Åkerudden is located in Tenala approximately 100km west of Helsinki in Finland, in traditional rural landscape on the shore of a small lake. The plot is an old field which forms part of an estate that has been owned by the family for generations.
The architectural style of the house is based on the characteristics and cultural context of the site. The goals of its design were authenticity, simplicity, locality and sustainability. The building’s idiom is simple; an oblong that settles naturally into the landscape of the open field. Its simplicity and obvious modesty approaches vernacular architecture with honesty and without pastiche. The load-bearing solid timber structure is an interpretation of the building traditions more commonly seen in the Baltic Sea regions. The timber frame structure is known as Fachwerkhaus in German. This style is evident in the natural structural rhythms of the interiors. The interior is arranged into two areas that cater for private and common usage. The entrance acts as an axel, as it is the primary access that connects the private and common areas on each side. The living room and kitchen account for nearly half of the building’s floor area and combined with the loft the spatial volumes have an open and flowing feel about them. While the more private quarters are located outside the line of sight from the main entrance their orientation captures the morning sun. The stairs leading to the loft are located in a narrow space with black painted OSB-board cladding. All the living areas have lake views, and the use of sliding doors, harmonious surfaces and large windows create the illusion of a much larger house.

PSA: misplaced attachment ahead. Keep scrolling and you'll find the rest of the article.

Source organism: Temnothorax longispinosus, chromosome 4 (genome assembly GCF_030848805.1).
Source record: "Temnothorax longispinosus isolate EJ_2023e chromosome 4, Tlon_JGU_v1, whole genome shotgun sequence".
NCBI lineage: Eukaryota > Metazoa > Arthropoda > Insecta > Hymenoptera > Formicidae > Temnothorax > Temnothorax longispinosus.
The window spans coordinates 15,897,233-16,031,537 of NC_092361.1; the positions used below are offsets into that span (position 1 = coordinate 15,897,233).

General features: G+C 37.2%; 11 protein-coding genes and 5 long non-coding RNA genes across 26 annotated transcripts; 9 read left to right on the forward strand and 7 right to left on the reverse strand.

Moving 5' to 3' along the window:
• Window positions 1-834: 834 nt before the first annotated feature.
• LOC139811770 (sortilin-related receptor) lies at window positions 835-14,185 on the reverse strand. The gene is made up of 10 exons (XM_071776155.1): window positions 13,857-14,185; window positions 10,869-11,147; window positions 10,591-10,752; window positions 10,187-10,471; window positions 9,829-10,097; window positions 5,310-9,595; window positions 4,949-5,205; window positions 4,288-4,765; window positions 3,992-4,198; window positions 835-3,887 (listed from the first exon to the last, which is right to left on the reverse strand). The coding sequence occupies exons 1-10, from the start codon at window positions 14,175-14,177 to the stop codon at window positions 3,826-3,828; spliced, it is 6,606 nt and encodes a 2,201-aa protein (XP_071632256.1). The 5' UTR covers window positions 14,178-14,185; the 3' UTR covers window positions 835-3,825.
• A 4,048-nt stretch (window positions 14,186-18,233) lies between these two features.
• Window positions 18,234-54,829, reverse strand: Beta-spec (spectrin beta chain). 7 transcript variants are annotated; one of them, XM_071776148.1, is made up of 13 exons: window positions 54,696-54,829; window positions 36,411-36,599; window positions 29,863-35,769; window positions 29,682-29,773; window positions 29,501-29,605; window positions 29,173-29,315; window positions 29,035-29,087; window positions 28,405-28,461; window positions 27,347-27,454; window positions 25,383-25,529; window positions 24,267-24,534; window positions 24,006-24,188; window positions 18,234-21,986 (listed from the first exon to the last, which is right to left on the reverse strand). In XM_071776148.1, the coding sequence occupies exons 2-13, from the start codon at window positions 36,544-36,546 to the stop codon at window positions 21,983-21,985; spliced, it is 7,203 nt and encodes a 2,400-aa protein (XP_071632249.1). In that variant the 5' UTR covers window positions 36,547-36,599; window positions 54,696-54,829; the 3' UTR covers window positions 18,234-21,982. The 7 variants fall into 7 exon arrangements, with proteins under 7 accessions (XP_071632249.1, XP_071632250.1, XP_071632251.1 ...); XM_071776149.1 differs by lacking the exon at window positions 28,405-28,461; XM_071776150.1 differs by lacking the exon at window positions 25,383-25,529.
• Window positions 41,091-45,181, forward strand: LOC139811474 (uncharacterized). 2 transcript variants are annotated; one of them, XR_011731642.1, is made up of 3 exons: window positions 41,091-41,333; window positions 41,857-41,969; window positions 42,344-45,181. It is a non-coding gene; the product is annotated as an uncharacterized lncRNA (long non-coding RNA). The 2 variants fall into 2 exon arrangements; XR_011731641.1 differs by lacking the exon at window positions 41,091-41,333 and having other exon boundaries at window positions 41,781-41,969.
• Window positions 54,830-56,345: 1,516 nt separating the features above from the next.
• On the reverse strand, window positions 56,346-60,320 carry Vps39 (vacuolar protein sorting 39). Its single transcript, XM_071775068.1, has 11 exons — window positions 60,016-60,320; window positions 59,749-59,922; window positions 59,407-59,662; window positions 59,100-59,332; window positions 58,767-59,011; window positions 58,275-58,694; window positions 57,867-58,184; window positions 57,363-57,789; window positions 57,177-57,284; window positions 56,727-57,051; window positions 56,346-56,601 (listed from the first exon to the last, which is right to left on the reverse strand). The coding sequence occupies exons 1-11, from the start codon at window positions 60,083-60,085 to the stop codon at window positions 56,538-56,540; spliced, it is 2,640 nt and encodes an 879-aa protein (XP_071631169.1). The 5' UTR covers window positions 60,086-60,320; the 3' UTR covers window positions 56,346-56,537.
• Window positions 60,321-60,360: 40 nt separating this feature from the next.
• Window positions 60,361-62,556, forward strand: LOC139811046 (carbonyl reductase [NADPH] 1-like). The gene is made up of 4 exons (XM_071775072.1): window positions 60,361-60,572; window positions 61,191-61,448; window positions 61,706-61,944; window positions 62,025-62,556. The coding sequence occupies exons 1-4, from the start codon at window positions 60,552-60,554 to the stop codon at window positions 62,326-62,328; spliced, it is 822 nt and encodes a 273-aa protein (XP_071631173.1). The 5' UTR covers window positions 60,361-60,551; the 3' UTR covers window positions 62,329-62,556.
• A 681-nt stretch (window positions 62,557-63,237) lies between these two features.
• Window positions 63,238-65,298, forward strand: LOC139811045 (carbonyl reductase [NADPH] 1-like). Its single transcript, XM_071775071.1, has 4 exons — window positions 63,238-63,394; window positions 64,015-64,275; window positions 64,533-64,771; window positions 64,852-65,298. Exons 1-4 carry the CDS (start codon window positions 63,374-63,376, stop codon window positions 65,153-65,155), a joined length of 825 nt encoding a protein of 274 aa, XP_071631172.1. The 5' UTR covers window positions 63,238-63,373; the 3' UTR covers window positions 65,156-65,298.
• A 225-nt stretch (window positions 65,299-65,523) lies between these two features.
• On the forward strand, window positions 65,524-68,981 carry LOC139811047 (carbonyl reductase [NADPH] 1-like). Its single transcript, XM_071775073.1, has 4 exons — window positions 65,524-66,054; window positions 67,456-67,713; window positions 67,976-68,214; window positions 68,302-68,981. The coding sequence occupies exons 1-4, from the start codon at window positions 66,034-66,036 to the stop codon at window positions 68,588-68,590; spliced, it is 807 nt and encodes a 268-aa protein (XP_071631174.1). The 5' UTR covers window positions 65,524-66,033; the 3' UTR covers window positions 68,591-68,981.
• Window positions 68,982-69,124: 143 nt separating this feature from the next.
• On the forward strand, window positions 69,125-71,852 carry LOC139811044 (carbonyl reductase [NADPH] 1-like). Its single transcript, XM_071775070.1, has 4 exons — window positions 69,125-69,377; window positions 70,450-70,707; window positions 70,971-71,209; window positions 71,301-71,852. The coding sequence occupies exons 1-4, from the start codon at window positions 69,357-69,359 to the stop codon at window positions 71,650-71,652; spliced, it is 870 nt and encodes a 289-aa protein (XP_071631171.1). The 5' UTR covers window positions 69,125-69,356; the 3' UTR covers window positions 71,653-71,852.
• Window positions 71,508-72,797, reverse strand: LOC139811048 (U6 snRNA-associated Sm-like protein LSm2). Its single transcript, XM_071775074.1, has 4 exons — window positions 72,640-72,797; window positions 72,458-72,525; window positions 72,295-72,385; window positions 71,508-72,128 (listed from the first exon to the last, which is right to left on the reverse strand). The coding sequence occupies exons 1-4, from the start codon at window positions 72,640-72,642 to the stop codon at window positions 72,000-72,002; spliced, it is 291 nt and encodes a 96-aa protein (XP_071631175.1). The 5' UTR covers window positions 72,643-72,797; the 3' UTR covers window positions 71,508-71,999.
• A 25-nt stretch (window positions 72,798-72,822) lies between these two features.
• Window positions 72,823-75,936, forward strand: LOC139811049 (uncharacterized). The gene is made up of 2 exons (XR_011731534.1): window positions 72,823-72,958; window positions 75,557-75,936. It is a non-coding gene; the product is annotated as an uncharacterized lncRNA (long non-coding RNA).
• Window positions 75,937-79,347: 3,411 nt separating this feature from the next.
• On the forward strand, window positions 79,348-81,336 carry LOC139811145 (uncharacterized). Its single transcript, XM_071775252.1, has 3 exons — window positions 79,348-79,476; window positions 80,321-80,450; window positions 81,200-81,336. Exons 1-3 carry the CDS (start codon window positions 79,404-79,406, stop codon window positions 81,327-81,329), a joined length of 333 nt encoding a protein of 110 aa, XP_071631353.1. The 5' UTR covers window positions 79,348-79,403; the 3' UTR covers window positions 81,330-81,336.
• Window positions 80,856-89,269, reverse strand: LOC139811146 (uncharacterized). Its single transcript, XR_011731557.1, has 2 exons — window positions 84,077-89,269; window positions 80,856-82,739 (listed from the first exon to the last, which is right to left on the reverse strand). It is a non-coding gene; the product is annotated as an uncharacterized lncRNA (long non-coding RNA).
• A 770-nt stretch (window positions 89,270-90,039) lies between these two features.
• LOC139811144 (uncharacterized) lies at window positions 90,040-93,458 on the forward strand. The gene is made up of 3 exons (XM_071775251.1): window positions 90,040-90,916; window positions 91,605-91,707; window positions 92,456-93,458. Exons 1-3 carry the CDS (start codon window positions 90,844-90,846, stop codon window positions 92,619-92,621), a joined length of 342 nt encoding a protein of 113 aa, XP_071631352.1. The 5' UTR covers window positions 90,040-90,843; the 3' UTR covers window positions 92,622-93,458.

Nature and variations in light have a powerful presence within in the building. The explosive vibrancy of spring, romantic glow of summer fields, earthy colours of autumn and dazzlingly clean light reflected off winter snow create their own atmosphere within the various volumes of the house. Constructed entirely of timber and insulated with linen insulation and recycled paper, the structure allows diffusion of water vapor. The structural frame is 10-inch timber sourced from locally grown spruce trees and treated with a white-tinted oil and rests on oak battens on Leca-block foundation. Untreated 32x150 mm aspen boards were used for the façade and the interior walls and ceilings have black alder panel cladding panels in three different widths. Some of these panels are white-oiled while others are left untreated. The floors and decks are Oregon pine sourced from a research forest nearby. All the timber was processed by small local sawmills. Oak, oak veneer and larch have been used for built-in furnishings, whilst pine was used for windows, doors and hidden frame structures. Rain gutters have been integrated with the eaves structure behind the façade cladding.